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Efficient Broad-Scale Text Editing and Analysis — In depth Modern Text Editing

Introduction

In 2020 more than half the world was on the internet; in 2021 — even more. I’d say that most people are familiar with that blank white box with the blinking cursor, or whatever your desired to call it. We all use Text Editors and we all need to get our information to where it needs to be. Computer Scientist are definitely no exception to this.

When you choose a modern text editor performance is often what sets the two apart choosing between the good old built-in Windows Notepad and maybe something a bit more advanced like Notepad++. Of course, by no stretch are these the only two text editors in existence. Text Editors are everywhere: websites, desktop applications, coding environments, etc. Though for the sake of this explanation, I’ll be choosing the more common and easier examples.

Common Modern Text Editors (Word, Google Doc, Notepad, Notepad++, VS Code, and Brackets)

The technology used behind these applications have always fascinated me. I’ve always wondered how my little text editor can load Gigabytes of text without crashing instantly, much unlike when I attempt to load a 10 MB text file in C++.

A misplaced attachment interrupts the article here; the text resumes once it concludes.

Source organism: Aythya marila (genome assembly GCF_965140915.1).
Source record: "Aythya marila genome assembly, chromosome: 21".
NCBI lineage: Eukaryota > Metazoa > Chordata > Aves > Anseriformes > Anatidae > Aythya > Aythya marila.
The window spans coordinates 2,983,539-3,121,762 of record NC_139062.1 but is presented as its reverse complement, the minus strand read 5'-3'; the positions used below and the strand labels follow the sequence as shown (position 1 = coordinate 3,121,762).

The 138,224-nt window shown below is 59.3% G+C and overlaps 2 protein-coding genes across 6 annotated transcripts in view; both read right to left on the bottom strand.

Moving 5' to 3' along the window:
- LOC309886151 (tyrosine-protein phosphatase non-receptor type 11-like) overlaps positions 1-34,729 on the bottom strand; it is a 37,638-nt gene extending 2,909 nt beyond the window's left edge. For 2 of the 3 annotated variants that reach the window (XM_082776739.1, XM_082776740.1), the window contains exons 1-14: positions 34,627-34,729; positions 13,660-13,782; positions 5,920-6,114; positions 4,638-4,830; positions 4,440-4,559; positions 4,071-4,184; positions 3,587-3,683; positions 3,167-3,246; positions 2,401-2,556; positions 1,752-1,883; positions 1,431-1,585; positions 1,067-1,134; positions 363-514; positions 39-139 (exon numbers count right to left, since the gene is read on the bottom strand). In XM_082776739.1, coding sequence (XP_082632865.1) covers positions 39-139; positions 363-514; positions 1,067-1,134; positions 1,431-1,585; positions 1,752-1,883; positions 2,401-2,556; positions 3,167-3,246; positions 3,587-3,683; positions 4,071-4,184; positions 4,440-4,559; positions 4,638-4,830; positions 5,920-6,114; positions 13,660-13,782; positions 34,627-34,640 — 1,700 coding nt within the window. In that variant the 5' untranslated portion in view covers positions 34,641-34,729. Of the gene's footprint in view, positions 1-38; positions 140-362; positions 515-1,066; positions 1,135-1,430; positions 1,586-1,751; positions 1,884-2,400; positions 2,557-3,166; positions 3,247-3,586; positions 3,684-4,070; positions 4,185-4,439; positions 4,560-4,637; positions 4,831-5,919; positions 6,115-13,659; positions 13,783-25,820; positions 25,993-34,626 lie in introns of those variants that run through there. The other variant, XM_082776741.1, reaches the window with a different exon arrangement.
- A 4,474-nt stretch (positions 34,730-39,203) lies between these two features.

How can these Text Editors be so fast?

There are multitude of factors that go into what I would call a ‘Good text editor’. Like the aesthetics of its design or its searching capabilities. But in this article we’re only going to cover the memory data manipulation.

Although it depends on your editor, most editors now-a-days are likely to implemented some form of a Gap Buffer or Rope data structure. Both these are simple, but powerful structures that have their own pros and cons we’ll cover.

A Gap Buffer is an especially popular data structure used in text editors because its ability to store and edit information efficiently, while being available for changes. Similar to an array but with a gap.

A Rope is a simple and powerful data structure used to analyze and manipulate large strings. They can be used for lookup or modification of large sets of text like books, articles, datasets, or other seemingly long strings.

In Depth: How does a Gap Buffer work?